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Old 01-07-18, 02:16 PM   #1
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Need help with ID: rusty, French, 650B

Picked up this today. It appeared in the classifieds on Christmas eve and I managed to restrain myself for two whole weeks. But today it still had no takers, and I crumbled and gave the seller a call. Sure enough, I am now the owner of another derelict French bike.

It's a 60cm (barely) frame which was the main reason to be interested. At least I'll have a fighting chance of being able to ride it. Lots of parts have been replaced over the years, but the few things I did sort of recognize made it worth the price of admission, such as the bar stem, brake levers and the fenders. Anything else would be a bonus.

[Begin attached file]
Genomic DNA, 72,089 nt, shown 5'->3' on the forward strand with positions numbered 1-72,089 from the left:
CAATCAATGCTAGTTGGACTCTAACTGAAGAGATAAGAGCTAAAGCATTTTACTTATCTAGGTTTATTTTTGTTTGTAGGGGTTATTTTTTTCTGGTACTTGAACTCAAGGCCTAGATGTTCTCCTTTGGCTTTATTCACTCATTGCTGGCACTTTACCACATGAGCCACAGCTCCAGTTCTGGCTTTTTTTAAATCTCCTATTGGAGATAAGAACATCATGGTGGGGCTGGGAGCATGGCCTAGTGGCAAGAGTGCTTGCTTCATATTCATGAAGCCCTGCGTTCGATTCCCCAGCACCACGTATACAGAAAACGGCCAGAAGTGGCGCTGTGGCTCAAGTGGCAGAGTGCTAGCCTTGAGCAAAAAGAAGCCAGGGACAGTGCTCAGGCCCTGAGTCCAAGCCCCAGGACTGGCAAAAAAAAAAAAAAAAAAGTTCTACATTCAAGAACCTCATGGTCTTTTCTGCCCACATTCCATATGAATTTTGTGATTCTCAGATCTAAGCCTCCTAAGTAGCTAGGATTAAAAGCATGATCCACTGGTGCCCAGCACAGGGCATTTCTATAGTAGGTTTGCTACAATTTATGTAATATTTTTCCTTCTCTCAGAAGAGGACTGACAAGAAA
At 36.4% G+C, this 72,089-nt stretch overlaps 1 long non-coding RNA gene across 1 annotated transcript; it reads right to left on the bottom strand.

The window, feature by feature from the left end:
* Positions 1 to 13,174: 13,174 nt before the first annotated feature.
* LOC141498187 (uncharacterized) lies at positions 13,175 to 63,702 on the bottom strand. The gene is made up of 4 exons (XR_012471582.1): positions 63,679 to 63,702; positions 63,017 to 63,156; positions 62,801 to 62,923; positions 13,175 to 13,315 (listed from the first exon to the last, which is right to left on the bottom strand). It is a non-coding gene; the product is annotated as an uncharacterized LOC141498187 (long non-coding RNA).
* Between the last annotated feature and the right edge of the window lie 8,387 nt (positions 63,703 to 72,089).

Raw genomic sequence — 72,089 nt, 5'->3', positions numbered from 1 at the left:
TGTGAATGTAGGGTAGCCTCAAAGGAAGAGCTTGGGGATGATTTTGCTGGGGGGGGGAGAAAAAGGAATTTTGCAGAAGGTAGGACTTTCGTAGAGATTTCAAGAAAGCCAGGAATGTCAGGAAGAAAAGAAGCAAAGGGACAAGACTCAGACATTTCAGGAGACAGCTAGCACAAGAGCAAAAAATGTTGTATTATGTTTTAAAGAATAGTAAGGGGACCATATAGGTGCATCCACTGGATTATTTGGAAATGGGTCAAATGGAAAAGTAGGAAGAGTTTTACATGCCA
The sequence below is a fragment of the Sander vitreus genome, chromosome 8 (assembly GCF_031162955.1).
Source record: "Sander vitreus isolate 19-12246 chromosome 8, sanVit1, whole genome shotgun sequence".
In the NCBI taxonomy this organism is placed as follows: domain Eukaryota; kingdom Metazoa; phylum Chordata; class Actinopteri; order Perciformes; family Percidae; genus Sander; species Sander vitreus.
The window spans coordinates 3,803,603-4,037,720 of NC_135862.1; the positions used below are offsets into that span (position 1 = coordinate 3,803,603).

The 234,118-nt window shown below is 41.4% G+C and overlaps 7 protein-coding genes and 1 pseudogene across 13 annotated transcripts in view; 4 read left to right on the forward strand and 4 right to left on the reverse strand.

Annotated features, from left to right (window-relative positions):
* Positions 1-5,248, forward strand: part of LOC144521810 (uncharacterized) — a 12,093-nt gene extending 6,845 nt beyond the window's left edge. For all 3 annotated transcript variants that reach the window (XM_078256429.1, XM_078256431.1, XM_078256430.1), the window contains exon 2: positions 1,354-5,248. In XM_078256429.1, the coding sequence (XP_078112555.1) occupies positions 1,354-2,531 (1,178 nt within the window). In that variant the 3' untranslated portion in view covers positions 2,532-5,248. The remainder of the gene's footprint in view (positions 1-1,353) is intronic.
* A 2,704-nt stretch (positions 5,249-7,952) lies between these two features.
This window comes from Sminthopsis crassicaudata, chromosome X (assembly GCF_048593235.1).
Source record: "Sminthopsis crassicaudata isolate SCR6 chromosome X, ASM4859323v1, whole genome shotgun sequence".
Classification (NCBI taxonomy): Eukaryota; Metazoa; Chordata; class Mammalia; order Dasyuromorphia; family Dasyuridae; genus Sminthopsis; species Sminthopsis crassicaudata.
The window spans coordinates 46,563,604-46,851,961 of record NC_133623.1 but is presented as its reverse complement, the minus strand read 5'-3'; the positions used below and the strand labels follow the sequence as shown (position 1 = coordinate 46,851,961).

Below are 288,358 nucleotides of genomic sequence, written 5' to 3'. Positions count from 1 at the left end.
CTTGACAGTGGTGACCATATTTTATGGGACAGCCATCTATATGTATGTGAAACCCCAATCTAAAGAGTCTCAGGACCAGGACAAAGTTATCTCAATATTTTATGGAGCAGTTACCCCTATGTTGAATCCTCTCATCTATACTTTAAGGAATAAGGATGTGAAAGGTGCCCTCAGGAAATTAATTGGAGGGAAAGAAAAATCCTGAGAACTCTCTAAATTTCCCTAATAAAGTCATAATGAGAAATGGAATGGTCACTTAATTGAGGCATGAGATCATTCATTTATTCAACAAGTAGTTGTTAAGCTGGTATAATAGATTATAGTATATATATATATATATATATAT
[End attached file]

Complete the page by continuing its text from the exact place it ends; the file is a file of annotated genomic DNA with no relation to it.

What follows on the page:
There's a braze-on for a monobloc derailleur:



Pedals, with some serious-looking straps:



Braze-on mount for the (original?) shifter and DIY solution for the double plateau:



Interesting head lug shape:



Seat cluster:



No immediate evidence of a head badge:



Lower head lug, fork crown and CLB "650" brake:



Fork ends:



PO's name and address:



So, what have I got here? I'll be spending the next couple of evenings carefully cleaning and looking for more clues.

TIA.
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Old 01-07-18, 04:28 PM   #2
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Chainstay mounted derailleur suggests a bike built in the late 30s through the 50s, but probably in the earlier part of that period, given the slacker seat tube, more upright head tube, and wing nuts on front axle. I like the brake levers. It's a pity that it's spent so much time outdoors in the rain.